Experiencing Conflicts with MTS Buses? You’re Not Alone

BikeSD board member Bruce Shank recently sent an email to city staff and District 3’s Todd Gloria describing an incident on Adams Avenue. The email and the response from the Gloria’s office are below.

Original email:

Subject: Bicycle Conflicts on Adams Ave
Date: 06/10/2013 11:56
From: Bruce Shank
To: Todd Gloria, Tom Landre, Ed Clancy
Cc: Sam Ollinger


Sunday afternoon while I and BikeSD Executive Director, Sam Ollinger, were riding our bicycles on Adams Ave we were nearly forced off the road by a MTS bus. The bus sped up, straddled the center turn lane to pass us, and then immediately cut us off pulling back to the right into a bus stop. His actions forced us to brake and swerve right to avoid a collision becoming pinched between the bus and parked cars. I filed a complaint online via the MTS website.

MTS Bus driven by a driver who didn't know how to share the road or pass safely on Adams Avenue that
MTS Bus driven by a driver who didn’t know how to share the road or pass safely on Adams Avenue.

We are not inexperienced or reckless bicycle riders. We were on an enjoyable Sunday afternoon ride from the Hillcrest Farmers Market to Broke Girls Coffee. Adams Ave is marked with sharrows which are supposed to direct vehicles to share the lane with bicycles. The driver should not have attempted to pass us if he was going to immediately pull into the bus stop. How should we expect regular everyday drivers to heed the meaning of sharrows if our own city buses are so blasé to the road markings?

The sharrows are poorly positioned on Adams Ave compared to where they are placed on Park Blvd, 30th, 6th, and other streets. The sharrows on Adams Ave are placed to the far right in the “door zone” of parked cars. A place on the road that is not safe for bicycles to be riding. Under the current configuration – without a protected or dedicated green lane – the sharrows at a minimum need to be repositioned to a prominent place in the middle of the travel lanes.

At BikeSD we strive for separated protected facilities that are extremely popular with the Dutch and an ever growing list of U.S. cities. They are proven to be safer and thus get more people and families on bicycles as they no longer have to fear the types of interactions from traffic like we experienced. If we are going to use sharrows as an intermediary solution to better dedicated bikeways they should be placed more prudently.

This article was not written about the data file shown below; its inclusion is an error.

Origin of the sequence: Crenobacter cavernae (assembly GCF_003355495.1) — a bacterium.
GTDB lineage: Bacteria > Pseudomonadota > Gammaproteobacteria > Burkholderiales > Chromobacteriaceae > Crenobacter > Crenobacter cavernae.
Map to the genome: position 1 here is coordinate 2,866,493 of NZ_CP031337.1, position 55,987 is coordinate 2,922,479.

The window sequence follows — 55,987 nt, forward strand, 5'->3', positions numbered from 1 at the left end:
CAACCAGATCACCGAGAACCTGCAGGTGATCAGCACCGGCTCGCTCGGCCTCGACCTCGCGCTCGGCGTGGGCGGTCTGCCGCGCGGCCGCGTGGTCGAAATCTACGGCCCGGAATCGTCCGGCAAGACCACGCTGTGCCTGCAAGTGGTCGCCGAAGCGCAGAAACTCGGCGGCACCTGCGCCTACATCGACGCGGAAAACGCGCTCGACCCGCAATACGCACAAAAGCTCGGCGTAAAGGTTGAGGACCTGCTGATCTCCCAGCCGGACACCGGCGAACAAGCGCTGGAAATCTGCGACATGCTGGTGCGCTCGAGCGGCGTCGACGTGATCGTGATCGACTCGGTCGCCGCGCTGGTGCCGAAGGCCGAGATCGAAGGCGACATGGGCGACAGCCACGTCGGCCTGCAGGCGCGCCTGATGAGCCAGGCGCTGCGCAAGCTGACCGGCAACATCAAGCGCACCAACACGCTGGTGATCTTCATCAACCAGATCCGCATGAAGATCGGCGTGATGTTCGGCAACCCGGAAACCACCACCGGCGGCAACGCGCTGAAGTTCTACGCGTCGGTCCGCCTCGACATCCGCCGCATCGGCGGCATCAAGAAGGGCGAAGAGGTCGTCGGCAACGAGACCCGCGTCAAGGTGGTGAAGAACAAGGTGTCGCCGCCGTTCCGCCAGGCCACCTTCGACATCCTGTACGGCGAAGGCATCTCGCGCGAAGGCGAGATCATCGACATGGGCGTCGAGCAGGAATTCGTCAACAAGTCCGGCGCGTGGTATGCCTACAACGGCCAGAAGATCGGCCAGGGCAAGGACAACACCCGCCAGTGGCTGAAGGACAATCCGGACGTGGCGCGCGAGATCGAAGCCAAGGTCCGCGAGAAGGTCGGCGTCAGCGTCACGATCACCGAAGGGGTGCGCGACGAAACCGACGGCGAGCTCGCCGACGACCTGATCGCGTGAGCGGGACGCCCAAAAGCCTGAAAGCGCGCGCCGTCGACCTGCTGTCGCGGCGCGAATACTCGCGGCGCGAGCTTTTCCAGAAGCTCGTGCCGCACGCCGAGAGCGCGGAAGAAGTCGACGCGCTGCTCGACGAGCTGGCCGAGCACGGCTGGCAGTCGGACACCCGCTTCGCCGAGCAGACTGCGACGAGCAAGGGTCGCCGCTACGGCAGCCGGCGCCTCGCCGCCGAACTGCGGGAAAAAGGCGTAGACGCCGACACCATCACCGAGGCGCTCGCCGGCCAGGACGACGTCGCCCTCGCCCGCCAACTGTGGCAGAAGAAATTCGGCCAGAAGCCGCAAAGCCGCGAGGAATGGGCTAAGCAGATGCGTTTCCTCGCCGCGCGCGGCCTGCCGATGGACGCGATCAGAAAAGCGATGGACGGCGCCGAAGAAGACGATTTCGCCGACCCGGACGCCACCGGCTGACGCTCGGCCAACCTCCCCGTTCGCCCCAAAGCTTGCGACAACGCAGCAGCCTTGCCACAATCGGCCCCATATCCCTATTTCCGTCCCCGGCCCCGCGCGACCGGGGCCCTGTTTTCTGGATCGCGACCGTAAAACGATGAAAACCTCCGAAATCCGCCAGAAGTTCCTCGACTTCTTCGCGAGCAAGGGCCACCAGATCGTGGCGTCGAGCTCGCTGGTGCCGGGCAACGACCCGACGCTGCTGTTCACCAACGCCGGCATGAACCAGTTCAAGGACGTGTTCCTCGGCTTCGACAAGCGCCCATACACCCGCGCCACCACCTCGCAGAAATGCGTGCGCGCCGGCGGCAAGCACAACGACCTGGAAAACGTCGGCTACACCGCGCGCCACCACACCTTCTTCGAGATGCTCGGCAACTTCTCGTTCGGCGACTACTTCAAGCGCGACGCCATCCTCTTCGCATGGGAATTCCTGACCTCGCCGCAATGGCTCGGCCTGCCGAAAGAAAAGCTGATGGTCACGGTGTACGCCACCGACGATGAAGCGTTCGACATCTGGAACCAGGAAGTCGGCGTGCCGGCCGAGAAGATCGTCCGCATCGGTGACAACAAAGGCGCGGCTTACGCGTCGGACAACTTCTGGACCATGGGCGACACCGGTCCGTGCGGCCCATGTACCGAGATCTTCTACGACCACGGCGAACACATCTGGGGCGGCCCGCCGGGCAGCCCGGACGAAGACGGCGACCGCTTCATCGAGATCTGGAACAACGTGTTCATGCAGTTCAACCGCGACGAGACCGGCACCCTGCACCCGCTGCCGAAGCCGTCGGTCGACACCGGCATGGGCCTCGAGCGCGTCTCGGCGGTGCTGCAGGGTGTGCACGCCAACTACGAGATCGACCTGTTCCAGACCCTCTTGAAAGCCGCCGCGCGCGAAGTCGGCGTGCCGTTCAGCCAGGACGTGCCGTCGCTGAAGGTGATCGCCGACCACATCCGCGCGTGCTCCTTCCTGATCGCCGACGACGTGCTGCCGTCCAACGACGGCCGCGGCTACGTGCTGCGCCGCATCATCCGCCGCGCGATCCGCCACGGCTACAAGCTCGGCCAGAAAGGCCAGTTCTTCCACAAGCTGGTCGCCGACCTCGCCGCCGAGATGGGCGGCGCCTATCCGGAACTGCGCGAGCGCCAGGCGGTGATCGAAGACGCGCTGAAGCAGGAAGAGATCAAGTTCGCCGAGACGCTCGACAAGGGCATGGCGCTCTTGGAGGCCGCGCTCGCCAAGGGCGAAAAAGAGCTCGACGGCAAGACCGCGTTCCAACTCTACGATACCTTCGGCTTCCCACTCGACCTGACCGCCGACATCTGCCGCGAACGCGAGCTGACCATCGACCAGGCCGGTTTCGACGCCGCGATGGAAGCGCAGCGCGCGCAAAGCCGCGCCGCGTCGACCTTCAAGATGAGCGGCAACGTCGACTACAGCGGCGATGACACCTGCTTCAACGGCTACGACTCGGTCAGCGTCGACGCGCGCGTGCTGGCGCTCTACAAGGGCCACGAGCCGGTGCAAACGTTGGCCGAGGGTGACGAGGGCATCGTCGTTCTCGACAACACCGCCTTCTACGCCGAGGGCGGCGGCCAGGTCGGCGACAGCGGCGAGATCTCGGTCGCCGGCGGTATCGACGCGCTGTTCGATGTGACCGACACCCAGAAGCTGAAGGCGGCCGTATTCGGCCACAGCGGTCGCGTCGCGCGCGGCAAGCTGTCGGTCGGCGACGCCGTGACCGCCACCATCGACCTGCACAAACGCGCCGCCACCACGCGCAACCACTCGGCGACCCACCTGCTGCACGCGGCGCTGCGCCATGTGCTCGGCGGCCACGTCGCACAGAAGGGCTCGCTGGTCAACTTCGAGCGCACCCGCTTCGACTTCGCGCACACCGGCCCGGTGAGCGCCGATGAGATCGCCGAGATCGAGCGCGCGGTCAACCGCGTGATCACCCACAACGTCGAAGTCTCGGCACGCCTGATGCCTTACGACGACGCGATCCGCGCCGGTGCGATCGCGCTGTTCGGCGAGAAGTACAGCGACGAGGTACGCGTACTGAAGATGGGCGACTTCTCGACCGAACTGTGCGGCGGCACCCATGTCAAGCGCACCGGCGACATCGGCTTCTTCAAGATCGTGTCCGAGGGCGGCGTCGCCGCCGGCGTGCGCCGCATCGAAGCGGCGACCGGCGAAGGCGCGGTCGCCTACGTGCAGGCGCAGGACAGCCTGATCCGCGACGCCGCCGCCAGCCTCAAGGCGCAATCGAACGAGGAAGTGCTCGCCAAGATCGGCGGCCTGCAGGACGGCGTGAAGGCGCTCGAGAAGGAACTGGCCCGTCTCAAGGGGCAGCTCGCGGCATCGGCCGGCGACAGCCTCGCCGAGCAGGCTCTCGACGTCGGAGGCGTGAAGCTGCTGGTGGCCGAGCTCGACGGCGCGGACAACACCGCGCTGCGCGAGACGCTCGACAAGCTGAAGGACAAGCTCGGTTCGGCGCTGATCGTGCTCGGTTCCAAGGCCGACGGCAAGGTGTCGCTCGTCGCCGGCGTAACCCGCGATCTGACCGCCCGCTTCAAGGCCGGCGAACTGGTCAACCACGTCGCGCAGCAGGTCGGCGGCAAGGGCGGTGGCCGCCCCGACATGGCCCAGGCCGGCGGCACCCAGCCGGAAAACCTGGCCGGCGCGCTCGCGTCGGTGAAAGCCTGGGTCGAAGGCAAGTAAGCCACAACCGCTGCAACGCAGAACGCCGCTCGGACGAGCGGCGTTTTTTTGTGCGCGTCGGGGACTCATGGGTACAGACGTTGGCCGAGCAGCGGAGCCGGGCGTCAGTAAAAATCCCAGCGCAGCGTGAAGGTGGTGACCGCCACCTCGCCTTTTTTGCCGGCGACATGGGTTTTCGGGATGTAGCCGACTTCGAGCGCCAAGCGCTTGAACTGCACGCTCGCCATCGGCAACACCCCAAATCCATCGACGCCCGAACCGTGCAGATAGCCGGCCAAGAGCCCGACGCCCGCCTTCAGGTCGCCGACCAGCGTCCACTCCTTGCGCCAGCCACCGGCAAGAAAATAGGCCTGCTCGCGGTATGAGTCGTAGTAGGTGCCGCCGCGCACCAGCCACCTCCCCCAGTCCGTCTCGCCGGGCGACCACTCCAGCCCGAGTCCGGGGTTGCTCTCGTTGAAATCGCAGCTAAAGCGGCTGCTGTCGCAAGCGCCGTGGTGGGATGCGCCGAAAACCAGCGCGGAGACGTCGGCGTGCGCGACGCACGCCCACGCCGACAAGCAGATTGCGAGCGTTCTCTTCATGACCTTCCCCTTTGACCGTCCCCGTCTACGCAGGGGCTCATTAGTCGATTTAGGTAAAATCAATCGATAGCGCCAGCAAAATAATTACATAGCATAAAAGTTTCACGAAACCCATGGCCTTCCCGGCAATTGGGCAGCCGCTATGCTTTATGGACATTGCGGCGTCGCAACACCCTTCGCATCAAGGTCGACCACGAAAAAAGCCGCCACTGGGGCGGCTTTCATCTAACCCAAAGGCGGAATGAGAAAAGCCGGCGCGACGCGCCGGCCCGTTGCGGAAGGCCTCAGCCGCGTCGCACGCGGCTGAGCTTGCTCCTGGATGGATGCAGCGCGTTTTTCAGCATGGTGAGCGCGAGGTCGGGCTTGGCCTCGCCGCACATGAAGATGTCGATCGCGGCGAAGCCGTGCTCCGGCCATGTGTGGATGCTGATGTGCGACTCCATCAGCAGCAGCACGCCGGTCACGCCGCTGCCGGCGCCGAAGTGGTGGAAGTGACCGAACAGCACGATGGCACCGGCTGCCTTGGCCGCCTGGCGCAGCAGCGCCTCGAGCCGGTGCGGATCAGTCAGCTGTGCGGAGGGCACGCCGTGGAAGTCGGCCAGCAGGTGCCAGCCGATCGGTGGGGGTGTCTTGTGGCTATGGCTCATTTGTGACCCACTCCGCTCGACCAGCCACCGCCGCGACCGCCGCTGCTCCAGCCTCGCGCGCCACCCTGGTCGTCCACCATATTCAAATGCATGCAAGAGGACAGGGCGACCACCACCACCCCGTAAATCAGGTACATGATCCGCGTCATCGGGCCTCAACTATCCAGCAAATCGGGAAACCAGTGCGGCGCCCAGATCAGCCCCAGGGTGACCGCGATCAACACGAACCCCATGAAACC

The city should also look into a Public Service Announcement campaign for sharrows and the rights that bicycle riders have to our streets in the absence of dedicated bicycle infrastructure. For idea starters I have attached several pictures; The San Diego MTS bus that nearly ran us off the road, a LA Metro bus for comparison, conceptual designs for dedicated bikeways, and in place dedicated bikeways that de-conflict bus stops.

Your efforts and work do not go unappreciated but we still have a long way to go to become a world class bike friendly city. The safety of vulnerable road users is high on all of our lists. We appreciate your attention to this matter and look forward to working with you all as we continue to move forward.


Bruce Shank

L.A.’s Metro Buses




Gloria’s office responded as follows:

Subject: RE: Bicycle Conflicts on Adams Ave
Date: 06/10/2013 17:40
From: Adrian Granda
To: Bruce Shank
Cc: Todd Gloria

Dear Mr. Shank,

Thank you for approaching our office with your concern. We are constantly trying to improve the bike program and cyclist safety so that pedestrians, cyclists, and motor vehicles all feel safe throughout the City. I have forwarded your correspondence to my contacts at MTS to make sure MTS gets this report about the driver. We always seriously consider Bike SD’s input and we support green lanes and proper outreach so that San Diegans are aware of their purpose and function. The Council President is working hard both through SANDAG’s Bike Plan and the City’s Bike Master Plan to provide those biking in our cities with more options by implementing bike paths and corridors on more streets, in addition to enhancing the current bike lanes by making them more visible and wider when appropriate.

Thank you again for you input.


Adrian Granda